Notice how our black swan max loss is $1035, or 29.6x our investment of $35- while we stand to gain $1465, or 41.8x our investment. This risk/reward profile is advantageous-a 41% difference to be precise. Although the stock must move 51.6% to the upside versus only 43.8% to the downside for each max situation to occur, (a 7.8% difference) the 41% payout advantage does outweigh this 7.8%. This situation is an arbitrage to investors willing to partake in this complex, lottery ticket like gamble.

Although the max gain outcome is somewhat unlikely to occur, I feel it is just as likely as a NFLX buyout, and more likely than shares sinking below $60/share. Also, by utilizing this risk reversal instead of buying shares or straight up call options, we stand to lose minimal funds down until about $60/share, which again is near major levels of support. Since we have additional legs to cap the downside and lower our net cost simultaneously, this very low cost synthetic long position is an effective and exciting trade to speculate on the buyout of NFLX by June of 2013.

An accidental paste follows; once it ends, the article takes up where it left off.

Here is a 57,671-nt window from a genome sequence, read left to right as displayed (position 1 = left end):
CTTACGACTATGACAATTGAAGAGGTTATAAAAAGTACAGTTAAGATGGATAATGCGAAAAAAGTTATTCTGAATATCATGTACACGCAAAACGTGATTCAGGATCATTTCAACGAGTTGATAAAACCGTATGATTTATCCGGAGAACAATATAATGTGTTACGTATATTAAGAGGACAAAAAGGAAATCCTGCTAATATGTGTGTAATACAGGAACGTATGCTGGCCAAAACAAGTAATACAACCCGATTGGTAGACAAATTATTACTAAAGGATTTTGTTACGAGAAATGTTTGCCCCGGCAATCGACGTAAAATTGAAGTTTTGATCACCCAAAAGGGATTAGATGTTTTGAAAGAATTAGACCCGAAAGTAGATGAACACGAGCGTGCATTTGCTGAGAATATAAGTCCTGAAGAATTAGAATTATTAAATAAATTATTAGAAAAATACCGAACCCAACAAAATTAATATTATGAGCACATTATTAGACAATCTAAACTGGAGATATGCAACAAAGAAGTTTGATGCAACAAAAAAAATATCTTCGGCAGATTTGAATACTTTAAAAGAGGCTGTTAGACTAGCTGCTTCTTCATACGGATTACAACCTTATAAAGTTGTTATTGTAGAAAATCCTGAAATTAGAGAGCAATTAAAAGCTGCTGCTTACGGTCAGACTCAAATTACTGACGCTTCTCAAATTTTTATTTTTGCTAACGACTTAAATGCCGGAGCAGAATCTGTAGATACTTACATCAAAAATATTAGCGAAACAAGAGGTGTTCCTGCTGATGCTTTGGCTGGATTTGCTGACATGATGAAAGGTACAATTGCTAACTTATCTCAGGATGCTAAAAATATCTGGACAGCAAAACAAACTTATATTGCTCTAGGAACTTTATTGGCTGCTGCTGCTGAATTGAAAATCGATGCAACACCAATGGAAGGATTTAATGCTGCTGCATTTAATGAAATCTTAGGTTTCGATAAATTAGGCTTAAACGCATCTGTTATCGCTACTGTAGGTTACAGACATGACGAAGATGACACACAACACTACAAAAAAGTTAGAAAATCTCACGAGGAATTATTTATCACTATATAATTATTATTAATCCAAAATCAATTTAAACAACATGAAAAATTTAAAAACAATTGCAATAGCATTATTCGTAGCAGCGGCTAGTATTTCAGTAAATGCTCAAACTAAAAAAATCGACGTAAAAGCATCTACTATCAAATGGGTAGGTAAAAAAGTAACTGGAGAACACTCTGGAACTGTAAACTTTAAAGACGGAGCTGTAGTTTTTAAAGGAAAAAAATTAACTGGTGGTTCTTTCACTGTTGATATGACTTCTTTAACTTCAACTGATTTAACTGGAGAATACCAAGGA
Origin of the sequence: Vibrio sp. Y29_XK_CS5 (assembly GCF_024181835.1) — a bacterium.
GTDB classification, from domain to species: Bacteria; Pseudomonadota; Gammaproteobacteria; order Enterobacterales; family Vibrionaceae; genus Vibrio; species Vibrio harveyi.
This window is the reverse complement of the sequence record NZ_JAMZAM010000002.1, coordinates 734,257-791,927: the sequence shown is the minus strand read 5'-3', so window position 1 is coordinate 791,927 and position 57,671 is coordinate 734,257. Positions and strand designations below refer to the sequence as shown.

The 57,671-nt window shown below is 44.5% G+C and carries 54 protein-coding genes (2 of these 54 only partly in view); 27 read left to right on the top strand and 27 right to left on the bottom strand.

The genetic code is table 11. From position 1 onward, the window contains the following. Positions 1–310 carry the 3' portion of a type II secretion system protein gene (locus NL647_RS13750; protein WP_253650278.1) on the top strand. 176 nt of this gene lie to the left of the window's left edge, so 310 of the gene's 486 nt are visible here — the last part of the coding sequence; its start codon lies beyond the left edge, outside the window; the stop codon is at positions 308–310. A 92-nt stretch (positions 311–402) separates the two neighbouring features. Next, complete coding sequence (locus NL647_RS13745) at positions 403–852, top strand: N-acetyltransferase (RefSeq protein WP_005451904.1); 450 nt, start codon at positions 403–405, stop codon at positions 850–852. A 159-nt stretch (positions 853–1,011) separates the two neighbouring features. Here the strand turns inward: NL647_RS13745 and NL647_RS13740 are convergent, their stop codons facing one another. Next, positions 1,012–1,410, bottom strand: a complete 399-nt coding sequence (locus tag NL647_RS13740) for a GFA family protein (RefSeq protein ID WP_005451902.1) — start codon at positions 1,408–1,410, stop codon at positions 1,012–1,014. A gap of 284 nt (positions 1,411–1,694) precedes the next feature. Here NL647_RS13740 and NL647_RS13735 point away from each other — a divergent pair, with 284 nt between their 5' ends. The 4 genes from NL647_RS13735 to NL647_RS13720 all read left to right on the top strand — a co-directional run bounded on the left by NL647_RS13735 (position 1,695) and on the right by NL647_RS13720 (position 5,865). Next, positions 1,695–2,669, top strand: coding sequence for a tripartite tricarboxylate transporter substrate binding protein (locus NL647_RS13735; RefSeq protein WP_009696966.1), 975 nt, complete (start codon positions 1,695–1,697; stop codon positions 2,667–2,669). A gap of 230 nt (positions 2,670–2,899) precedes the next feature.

Disclosure: I have no positions in any stocks mentioned, but may initiate a long position in NFLX over the next 72 hours. I wrote this article myself, and it expresses my own opinions. I am not receiving compensation for it (other than from Seeking Alpha). I have no business relationship with any company whose stock is mentioned in this article.

Additional disclosure: I may initiate identical or similar positions in NFLX at any time.